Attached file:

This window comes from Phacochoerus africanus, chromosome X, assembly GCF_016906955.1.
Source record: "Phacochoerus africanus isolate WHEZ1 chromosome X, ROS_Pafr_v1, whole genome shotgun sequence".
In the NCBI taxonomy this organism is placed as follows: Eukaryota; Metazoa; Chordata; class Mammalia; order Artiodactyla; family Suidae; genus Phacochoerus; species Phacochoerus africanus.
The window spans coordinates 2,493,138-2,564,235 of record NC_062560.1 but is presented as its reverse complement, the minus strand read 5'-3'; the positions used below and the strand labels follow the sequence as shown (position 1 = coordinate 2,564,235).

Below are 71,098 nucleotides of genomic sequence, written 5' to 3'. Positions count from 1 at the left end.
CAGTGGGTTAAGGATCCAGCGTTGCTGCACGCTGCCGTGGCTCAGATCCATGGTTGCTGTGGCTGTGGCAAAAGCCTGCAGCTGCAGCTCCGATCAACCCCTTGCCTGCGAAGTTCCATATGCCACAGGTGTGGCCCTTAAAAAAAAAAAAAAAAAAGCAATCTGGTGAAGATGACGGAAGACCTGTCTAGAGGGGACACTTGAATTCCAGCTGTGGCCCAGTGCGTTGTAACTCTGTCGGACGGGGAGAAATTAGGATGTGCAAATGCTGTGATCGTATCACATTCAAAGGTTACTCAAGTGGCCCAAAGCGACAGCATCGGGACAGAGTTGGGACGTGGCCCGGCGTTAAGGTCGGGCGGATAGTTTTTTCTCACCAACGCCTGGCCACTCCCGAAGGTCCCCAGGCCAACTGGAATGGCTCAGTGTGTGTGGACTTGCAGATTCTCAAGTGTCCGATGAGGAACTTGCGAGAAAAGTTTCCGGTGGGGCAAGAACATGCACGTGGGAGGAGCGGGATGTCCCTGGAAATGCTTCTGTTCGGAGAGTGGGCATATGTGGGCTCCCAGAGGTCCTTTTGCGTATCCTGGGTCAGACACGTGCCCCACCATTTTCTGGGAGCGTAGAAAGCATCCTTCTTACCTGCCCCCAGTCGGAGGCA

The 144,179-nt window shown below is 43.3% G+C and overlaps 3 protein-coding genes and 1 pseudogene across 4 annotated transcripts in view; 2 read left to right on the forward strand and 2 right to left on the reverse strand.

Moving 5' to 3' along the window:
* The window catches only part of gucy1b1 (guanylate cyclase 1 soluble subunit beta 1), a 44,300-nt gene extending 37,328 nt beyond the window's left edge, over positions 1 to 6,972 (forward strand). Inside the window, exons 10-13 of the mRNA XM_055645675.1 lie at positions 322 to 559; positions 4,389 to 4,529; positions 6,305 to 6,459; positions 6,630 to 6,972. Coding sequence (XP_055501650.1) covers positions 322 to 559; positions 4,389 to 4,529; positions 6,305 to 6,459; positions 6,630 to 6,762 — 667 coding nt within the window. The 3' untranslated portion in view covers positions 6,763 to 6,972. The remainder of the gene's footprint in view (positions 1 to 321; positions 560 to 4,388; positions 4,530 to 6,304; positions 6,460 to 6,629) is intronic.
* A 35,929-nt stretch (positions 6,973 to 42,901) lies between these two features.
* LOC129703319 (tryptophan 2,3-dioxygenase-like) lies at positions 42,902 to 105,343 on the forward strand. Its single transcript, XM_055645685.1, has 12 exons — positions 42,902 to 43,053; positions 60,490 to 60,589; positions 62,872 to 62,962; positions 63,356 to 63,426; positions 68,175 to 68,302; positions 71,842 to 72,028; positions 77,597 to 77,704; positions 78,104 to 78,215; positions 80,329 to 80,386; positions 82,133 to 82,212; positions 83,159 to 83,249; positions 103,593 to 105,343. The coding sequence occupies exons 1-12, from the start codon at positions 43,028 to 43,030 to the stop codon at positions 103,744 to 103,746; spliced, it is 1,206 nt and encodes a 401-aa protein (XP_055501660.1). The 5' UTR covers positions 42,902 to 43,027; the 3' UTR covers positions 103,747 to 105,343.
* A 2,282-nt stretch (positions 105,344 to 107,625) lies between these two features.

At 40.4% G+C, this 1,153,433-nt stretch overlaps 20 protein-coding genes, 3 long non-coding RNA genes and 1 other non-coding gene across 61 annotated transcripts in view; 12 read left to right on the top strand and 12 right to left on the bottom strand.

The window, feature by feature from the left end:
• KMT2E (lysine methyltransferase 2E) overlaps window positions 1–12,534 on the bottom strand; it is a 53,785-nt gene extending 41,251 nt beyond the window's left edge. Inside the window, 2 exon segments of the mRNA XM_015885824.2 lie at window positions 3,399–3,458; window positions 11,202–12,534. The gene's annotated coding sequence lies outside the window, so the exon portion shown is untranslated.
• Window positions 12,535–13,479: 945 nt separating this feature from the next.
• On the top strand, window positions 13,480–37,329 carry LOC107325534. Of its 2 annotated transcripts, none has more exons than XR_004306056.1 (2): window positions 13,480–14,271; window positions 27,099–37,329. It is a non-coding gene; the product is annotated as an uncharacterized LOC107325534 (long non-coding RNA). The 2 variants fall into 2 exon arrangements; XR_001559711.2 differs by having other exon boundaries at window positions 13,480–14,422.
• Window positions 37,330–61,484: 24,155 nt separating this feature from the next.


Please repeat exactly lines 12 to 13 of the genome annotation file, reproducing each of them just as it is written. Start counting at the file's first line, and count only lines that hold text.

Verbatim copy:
* A 2,282-nt stretch (positions 105,344 to 107,625) lies between these two features.

At 40.4% G+C, this 1,153,433-nt stretch overlaps 20 protein-coding genes, 3 long non-coding RNA genes and 1 other non-coding gene across 61 annotated transcripts in view; 12 read left to right on the top strand and 12 right to left on the bottom strand.